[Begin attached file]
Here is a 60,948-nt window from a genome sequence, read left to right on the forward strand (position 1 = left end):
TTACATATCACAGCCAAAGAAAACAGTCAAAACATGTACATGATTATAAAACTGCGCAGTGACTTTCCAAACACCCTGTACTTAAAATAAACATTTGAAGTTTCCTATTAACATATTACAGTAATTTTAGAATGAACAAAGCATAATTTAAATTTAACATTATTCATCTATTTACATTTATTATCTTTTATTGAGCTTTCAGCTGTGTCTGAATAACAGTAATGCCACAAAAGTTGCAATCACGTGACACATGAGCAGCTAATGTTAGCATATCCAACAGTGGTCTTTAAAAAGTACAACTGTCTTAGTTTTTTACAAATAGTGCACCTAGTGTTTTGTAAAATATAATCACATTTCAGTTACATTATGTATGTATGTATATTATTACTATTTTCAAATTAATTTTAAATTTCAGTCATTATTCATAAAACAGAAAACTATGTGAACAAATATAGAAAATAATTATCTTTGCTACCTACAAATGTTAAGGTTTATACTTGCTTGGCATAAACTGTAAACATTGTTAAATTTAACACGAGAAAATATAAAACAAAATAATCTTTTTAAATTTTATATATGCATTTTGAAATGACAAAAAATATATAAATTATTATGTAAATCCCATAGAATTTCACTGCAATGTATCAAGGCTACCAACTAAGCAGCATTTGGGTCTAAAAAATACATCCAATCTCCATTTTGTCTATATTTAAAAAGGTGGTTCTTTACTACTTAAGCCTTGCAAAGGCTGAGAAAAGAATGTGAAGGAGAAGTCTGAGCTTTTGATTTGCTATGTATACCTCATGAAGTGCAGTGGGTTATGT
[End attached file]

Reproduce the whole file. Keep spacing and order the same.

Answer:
Here is a 60,948-nt window from a genome sequence, read left to right on the forward strand (position 1 = left end):
TTACATATCACAGCCAAAGAAAACAGTCAAAACATGTACATGATTATAAAACTGCGCAGTGACTTTCCAAACACCCTGTACTTAAAATAAACATTTGAAGTTTCCTATTAACATATTACAGTAATTTTAGAATGAACAAAGCATAATTTAAATTTAACATTATTCATCTATTTACATTTATTATCTTTTATTGAGCTTTCAGCTGTGTCTGAATAACAGTAATGCCACAAAAGTTGCAATCACGTGACACATGAGCAGCTAATGTTAGCATATCCAACAGTGGTCTTTAAAAAGTACAACTGTCTTAGTTTTTTACAAATAGTGCACCTAGTGTTTTGTAAAATATAATCACATTTCAGTTACATTATGTATGTATGTATATTATTACTATTTTCAAATTAATTTTAAATTTCAGTCATTATTCATAAAACAGAAAACTATGTGAACAAATATAGAAAATAATTATCTTTGCTACCTACAAATGTTAAGGTTTATACTTGCTTGGCATAAACTGTAAACATTGTTAAATTTAACACGAGAAAATATAAAACAAAATAATCTTTTTAAATTTTATATATGCATTTTGAAATGACAAAAAATATATAAATTATTATGTAAATCCCATAGAATTTCACTGCAATGTATCAAGGCTACCAACTAAGCAGCATTTGGGTCTAAAAAATACATCCAATCTCCATTTTGTCTATATTTAAAAAGGTGGTTCTTTACTACTTAAGCCTTGCAAAGGCTGAGAAAAGAATGTGAAGGAGAAGTCTGAGCTTTTGATTTGCTATGTATACCTCATGAAGTGCAGTGGGTTATGT